He warned tensions are rising in hot spots such as the Sahel, parts of Central Africa, and the Horn of Africa as the Russia-Ukraine war begins to fester.

“Particularly in urban areas, low-income communities, which could spillover just to violent protests and … probably also violent riots,” Gilpin said. “Also, and countries that have elections scheduled for this year and next year are particularly vulnerable because this could become a trigger.”

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VIOLENCE/TERRORISM-WEST AFRICA

     Nigeria

Islamic extremist rebels have killed at least seven people in an attack in northeast Borno state in Nigeria, the Associated Press reported via VOA May 4.

The rebels attacked Kautukari village in the Chibok area of Borno a day earlier, residents told the AP. The attack happened at the same time that U.N. Secretary-General Antonio Guterres was in the state to meet with survivors of jihadi violence.

The Chibok area is 115 kilometers (71 miles) away from Maiduguri, the state capital, where Guterres met with former militants being reintegrated into society and thousands of people displaced by the insurgency.

Chibok first came to the limelight when Boko Haram abducted more than 200 schoolgirls from the community’s school in April 2014, leading to the viral #BringBackOurGirls campaign, according to the Aljazeera news site.

Nigeria, Africa’s most populous country with 206 million people, continues to grapple with a 10-year-old insurgency in the northeast by Islamic extremist rebels of Boko Haram and its offshoot, the Islamic State West Africa Province (ISWAP). The extremists are fighting to establish Shariah law and to stop Western education.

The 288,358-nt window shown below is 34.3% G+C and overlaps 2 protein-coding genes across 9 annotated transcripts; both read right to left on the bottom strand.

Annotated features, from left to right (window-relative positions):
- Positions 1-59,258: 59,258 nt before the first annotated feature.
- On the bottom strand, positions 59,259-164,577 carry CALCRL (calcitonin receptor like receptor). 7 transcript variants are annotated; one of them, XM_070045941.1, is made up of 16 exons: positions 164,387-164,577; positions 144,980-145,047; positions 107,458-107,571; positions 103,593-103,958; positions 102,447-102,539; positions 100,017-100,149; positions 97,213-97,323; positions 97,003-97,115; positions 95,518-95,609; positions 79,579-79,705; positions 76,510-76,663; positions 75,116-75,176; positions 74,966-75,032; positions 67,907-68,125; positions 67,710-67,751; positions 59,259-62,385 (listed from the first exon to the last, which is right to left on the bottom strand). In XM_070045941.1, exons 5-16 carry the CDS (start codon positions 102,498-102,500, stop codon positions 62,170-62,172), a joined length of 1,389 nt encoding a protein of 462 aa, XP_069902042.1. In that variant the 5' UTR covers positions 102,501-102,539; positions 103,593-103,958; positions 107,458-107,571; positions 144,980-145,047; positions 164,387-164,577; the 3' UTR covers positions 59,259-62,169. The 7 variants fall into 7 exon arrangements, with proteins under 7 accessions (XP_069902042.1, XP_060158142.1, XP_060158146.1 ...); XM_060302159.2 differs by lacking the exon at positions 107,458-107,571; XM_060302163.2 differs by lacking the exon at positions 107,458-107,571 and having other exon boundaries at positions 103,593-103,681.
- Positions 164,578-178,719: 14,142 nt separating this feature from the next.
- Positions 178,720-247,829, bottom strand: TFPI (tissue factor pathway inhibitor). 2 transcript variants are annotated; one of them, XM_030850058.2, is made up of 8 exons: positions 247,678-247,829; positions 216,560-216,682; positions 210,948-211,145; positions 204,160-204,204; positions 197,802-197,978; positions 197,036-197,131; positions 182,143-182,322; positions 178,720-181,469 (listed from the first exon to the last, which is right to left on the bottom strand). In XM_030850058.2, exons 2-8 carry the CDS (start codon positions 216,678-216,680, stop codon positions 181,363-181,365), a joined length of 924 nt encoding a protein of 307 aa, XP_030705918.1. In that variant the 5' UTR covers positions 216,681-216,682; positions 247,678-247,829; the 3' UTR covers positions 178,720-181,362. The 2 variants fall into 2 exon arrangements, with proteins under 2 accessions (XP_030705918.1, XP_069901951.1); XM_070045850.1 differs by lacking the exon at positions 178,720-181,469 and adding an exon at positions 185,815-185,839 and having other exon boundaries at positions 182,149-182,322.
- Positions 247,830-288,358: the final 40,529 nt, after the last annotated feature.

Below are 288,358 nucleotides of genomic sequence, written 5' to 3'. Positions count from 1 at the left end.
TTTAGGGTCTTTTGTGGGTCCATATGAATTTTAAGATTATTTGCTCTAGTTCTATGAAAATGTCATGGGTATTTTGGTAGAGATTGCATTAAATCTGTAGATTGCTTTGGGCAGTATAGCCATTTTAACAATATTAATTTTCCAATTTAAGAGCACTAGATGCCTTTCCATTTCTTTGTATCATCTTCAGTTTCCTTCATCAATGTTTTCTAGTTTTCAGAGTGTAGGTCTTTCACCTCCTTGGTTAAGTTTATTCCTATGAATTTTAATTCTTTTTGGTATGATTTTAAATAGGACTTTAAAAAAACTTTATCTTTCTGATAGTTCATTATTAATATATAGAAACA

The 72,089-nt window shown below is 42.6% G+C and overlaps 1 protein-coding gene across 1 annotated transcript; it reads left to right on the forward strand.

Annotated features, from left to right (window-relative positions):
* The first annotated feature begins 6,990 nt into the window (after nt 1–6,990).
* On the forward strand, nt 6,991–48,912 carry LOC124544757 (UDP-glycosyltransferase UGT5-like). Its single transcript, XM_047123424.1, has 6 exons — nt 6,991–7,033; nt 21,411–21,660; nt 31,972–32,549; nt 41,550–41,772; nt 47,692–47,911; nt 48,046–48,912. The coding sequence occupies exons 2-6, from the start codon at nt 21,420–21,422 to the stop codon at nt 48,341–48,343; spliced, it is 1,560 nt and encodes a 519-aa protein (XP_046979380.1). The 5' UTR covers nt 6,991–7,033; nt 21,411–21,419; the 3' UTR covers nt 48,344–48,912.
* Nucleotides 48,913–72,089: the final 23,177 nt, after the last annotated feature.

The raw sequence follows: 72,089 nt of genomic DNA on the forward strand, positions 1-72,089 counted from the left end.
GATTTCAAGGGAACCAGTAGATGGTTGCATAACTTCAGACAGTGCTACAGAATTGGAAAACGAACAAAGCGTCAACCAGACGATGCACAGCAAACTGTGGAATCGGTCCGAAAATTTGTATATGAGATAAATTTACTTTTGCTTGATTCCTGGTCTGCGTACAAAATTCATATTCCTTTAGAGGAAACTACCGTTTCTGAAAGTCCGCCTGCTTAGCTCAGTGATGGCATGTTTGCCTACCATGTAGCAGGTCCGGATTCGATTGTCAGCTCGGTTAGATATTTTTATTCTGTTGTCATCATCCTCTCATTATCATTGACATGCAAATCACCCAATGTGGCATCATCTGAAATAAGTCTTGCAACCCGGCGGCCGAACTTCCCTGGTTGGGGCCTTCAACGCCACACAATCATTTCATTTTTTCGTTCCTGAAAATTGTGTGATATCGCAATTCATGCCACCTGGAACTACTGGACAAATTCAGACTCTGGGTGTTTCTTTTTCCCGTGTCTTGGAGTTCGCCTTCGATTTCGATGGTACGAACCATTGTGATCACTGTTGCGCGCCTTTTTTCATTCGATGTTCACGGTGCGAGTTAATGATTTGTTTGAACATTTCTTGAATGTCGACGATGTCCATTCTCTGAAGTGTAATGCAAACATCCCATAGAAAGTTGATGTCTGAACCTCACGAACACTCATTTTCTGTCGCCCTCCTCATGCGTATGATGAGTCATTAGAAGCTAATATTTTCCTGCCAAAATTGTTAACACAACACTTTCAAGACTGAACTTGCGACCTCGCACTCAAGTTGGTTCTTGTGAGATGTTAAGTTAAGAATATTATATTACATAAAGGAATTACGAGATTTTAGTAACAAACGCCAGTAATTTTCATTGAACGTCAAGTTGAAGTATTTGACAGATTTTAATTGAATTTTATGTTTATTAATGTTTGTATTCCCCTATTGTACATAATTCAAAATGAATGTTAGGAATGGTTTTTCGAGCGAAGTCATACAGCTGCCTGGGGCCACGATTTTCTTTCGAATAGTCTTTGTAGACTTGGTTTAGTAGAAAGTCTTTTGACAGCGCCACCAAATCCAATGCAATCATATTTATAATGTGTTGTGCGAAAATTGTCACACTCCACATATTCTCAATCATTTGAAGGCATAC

More than 35,000 people have died and millions have been displaced by the extremist violence, according to the U.N. Development Program.

Nigerian President Muhammadu Buhari said earlier this week that the war against the groups is “approaching its conclusion”, citing continued military attacks and the mass defection of thousands of the fighters, some of whom analysts say are laying down their arms because of infighting within the group.

The violence however continues in border communities and areas closer to the Lake Chad region, the stronghold of the Islamic State-linked group, ISWAP.

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United Nations Secretary-General Antonio Guterres has called for the safe and “dignified” return of people displaced by conflict in northeast Nigeria.

More than 40,000 people have been killed and some 2.2 million people displaced by more than a decade of fighting in the region between the military and Boko Haram and its offshoot Islamic State West Africa Province (ISWAP).

During a May 3 visit to a camp for displaced people in Borno state capital Maidugur — the birthplace of Boko Haram — Guterres praised the local governor’s development efforts.

Nigerian authorities plan to close all camps for displaced people in Borno by 2026 – but aid agencies are concerned about security and conditions on the ground in some of the communities to which the displaced will return. While humanitarian support for the camps, is important” Guterres said, “let’s try to find a solution for people, and that solution is to create the conditions, security conditions, development conditions for them to be able to go back home in safety and dignity.”

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Relatives of Nigerians who were abducted by gunmen in a train attack are accusing authorities of not doing enough to rescue them. Nigerian Railway Corporation says more than 160 people have been missing since the March attack, according to a VOA video report.

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          Burkina Faso

Burkina Faso’s army says it has lost at least seven soldiers and killed 20 “terrorists” following militant attacks on two military bases in the north of the country.